Meanwhile, in a large stockpot set over medium-high heat, warm remaining 2 tablespoons olive oil. Add the carrots, shallots, celery, chopped apples, and a pinch of salt and pepper. Cover and cook for about 10 minutes, stirring occasionally. When the vegetables and apples are beginning to soften, add the garlic, sage, and nutmeg. Stir for about 1 minute, until garlic is fragrant. Stir in the pumpkin, stock, and cider, cover the pot, and bring to a boil. Reduce heat to medium low and simmer for about 15 minutes. Stir in the honey.

Using an immersion blender, puree the soup until smooth. (Alternatively, work in batches to carefully puree the soup in a blender.) Taste and adjust seasonings if necessary. Serve in warmed soup bowls. Garnish each serving with 2 slices of roasted apple, a pinch of pepitas, and a drizzle of pumpkin seed oil.

Sue Doeden’s Honey Balsamic Black Bean and Mango Salsa

Posted byAlison Aten on 28 Apr 2015 | Tagged as: Cooking, Food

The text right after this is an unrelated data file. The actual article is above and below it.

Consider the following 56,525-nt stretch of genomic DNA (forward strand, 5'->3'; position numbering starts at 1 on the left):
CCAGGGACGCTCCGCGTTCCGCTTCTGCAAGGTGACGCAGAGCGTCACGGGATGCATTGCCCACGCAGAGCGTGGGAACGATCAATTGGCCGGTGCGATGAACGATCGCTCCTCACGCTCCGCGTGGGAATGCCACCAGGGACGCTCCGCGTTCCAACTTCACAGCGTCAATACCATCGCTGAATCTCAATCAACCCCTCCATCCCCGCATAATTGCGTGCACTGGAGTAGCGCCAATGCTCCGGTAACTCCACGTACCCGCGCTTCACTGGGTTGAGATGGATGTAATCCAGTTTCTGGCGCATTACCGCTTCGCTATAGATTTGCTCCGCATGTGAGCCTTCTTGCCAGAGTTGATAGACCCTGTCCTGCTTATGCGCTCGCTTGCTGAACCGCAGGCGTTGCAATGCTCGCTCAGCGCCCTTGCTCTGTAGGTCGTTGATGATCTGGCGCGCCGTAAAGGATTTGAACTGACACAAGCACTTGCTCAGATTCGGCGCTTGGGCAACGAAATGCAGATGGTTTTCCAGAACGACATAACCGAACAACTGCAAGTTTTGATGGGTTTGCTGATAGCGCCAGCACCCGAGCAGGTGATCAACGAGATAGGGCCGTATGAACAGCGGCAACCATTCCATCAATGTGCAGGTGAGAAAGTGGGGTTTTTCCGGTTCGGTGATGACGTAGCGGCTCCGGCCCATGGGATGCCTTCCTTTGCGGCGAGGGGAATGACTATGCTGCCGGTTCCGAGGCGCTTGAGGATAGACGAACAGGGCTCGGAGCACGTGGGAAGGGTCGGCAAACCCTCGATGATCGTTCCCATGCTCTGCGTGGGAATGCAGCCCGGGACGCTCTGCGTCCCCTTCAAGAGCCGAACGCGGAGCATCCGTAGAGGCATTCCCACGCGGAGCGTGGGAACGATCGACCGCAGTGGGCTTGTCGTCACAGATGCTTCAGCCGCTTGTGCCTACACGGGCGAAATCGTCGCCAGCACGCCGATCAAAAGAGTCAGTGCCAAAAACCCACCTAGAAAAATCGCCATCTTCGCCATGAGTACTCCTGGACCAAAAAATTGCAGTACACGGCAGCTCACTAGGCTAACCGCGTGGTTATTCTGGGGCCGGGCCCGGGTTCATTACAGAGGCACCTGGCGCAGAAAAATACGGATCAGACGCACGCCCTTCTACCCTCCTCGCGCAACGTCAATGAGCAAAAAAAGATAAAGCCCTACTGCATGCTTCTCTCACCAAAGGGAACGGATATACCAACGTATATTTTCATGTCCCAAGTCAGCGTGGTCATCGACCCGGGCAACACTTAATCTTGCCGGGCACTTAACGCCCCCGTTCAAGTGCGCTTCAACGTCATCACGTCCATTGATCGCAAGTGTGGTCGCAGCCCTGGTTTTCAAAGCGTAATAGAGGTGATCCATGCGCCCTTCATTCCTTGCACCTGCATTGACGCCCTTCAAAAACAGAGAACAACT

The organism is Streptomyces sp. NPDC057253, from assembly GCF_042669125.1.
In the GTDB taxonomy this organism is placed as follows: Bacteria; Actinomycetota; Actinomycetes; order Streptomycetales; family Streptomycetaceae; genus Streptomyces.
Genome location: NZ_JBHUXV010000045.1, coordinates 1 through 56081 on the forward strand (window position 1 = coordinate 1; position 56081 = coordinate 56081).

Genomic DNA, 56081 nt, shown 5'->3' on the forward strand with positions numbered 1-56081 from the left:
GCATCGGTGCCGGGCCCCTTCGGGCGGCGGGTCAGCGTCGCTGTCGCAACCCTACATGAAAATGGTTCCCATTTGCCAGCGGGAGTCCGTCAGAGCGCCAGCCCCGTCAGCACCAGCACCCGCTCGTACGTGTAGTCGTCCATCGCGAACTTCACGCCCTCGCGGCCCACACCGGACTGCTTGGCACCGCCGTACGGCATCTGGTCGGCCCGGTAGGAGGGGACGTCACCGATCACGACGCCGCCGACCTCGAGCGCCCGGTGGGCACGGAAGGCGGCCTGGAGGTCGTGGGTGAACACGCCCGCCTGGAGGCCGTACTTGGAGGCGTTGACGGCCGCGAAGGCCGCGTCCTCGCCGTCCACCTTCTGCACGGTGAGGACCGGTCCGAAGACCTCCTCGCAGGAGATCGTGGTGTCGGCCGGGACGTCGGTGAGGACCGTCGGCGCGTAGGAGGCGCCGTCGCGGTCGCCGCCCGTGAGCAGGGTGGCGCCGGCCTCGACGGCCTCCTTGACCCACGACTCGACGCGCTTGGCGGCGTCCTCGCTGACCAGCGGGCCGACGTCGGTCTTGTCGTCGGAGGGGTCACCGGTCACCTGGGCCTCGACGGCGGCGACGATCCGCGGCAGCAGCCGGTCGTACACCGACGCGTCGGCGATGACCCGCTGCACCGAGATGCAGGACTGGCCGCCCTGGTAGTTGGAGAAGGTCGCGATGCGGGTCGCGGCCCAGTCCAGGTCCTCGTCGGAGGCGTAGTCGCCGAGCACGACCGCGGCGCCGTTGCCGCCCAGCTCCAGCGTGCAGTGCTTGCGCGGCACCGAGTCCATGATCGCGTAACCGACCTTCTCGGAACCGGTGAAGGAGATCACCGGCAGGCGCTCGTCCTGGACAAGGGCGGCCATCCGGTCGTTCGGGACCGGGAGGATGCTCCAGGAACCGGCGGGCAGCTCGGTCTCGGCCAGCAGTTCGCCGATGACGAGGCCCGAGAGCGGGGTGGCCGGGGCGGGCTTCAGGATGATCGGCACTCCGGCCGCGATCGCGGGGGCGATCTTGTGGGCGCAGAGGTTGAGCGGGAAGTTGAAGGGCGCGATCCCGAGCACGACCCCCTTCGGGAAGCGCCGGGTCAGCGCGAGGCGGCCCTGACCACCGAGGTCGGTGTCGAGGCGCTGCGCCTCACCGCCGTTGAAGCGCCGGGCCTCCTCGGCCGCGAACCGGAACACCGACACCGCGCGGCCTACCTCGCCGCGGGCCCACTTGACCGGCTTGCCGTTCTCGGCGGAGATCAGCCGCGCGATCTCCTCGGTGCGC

9780873519571Sue DoedenSue Doeden is as busy as a bee with a wide variety of culinary-related endeavors. She teaches cooking classes, writes food stories, develops recipes for food companies, conducts workplace wellness education, appears on a weekly television news segment called Good Food, Good Life, 365, and is a hobbyist beekeeper. Her new book, Homemade with Honey—the sixth book in the Northern Plate series, celebrating the bounty of the Upper Midwest—brings together all these activities.

In today’s post, Sue describes how she got her start in beekeeping.

“A beekeeper friend of mine invited me to watch as he introduced a wooden box of at least 30,000 bees and one queen to their new home–a hive positioned on a grassy space near basswood trees across the road from his house. Wearing a baggy white jumpsuit and a headpiece with a screen covering my face for protection, I cautiously looked on as the beekeeper expertly went through the annual spring process of getting a buzzing batch of bees into the hive.

“Before I headed home that evening, I dipped my finger into a frame of thick, sticky golden honey. Sweet and delicate, the natural substance produced by honey bees melted on my tongue. It was that one ambrosial taste of local honey that began my obsession with what honey lovers refer to as ‘liquid gold.’

“A couple of years after that first introduction to beekeeping, I had my own hives–and my own honey.”